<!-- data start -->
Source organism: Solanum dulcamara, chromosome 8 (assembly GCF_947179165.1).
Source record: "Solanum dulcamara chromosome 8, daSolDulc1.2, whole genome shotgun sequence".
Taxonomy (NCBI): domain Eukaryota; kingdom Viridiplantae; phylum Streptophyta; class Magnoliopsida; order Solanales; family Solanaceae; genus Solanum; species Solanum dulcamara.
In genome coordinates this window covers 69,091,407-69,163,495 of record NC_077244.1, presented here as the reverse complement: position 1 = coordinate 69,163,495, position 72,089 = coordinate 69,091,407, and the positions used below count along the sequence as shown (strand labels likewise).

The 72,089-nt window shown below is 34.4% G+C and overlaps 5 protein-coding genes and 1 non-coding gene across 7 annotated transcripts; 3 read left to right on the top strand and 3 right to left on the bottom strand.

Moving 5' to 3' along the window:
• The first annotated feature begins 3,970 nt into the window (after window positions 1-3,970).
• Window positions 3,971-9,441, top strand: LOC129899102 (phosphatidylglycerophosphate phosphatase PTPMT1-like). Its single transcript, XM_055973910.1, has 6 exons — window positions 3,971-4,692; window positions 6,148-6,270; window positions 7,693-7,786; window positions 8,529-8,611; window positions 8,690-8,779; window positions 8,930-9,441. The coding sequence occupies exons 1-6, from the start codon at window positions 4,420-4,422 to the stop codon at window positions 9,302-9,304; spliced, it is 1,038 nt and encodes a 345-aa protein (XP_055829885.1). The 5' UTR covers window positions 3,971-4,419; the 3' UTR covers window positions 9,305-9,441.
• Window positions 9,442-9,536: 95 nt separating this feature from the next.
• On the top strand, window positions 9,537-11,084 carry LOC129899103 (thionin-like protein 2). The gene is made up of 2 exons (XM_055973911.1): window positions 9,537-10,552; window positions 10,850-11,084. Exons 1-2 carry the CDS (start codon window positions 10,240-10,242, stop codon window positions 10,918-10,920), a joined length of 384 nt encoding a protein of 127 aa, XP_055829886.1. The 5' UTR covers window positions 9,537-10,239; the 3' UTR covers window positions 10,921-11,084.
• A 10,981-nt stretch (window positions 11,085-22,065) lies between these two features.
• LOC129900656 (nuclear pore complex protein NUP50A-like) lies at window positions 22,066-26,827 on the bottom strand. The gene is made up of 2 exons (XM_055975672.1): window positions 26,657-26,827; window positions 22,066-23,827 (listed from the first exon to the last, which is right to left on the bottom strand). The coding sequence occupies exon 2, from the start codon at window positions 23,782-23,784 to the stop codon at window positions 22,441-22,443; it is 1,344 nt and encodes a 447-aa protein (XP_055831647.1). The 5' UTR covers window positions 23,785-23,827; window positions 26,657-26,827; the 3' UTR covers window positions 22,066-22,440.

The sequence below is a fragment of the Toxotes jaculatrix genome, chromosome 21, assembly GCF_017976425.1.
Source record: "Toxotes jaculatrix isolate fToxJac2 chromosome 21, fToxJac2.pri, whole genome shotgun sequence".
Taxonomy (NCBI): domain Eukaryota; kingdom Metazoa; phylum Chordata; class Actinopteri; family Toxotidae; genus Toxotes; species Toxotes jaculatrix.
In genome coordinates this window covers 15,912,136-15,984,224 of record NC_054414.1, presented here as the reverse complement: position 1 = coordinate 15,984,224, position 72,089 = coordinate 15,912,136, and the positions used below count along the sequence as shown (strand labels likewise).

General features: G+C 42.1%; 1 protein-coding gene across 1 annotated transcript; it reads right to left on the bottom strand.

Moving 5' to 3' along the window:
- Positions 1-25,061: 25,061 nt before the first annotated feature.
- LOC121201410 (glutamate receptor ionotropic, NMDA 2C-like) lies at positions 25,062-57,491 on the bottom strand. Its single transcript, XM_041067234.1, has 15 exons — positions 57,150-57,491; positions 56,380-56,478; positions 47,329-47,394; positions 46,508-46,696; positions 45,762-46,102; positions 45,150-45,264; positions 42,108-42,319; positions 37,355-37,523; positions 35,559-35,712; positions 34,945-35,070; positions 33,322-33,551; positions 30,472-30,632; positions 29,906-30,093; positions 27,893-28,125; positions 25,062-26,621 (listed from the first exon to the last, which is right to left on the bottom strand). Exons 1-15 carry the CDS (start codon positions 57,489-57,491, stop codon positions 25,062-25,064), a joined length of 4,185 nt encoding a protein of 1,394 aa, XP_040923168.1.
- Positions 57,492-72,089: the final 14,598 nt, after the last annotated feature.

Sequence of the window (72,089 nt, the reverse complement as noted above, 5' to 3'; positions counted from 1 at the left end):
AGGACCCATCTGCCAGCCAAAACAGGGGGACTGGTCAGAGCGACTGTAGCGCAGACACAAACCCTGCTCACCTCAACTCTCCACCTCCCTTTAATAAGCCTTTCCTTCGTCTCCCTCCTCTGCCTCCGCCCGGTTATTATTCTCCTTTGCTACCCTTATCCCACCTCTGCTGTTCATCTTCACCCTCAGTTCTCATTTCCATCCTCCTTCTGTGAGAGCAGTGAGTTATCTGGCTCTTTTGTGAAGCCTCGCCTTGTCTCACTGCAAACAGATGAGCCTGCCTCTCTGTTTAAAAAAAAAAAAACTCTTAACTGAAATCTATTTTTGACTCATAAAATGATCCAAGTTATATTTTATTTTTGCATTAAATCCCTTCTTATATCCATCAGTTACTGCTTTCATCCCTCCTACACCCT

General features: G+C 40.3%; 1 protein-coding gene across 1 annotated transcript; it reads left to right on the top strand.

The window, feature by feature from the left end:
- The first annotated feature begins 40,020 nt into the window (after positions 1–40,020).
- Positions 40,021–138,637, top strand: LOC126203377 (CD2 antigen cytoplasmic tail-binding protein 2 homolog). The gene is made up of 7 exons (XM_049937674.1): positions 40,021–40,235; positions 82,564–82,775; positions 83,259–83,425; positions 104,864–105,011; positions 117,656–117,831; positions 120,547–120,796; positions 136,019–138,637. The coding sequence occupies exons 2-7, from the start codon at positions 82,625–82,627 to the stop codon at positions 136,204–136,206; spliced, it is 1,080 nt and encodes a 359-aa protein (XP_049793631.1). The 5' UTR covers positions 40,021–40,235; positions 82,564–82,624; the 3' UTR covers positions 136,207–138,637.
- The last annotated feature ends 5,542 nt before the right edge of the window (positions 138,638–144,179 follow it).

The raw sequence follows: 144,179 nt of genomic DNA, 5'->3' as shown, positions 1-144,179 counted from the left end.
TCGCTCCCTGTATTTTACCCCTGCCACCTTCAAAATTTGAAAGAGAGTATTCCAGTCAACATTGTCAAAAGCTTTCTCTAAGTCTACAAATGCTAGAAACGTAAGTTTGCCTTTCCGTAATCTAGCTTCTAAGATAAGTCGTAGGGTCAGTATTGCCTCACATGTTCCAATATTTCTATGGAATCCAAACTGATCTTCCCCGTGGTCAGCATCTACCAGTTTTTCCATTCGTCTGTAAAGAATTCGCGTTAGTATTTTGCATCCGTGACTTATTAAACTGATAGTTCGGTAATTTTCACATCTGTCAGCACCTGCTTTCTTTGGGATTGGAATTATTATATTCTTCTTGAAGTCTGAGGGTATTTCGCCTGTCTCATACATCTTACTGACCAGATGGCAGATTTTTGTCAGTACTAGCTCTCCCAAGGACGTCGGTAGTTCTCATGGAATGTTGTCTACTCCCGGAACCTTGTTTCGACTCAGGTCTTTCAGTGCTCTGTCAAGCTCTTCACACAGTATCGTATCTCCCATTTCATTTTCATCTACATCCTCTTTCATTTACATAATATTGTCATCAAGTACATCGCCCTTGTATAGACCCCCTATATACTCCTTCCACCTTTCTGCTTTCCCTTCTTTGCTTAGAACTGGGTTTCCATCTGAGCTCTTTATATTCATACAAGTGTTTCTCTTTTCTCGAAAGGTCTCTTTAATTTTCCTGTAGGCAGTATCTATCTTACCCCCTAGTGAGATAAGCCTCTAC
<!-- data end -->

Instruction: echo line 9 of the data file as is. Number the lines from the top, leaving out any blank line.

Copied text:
• Window positions 9,442-9,536: 95 nt separating this feature from the next.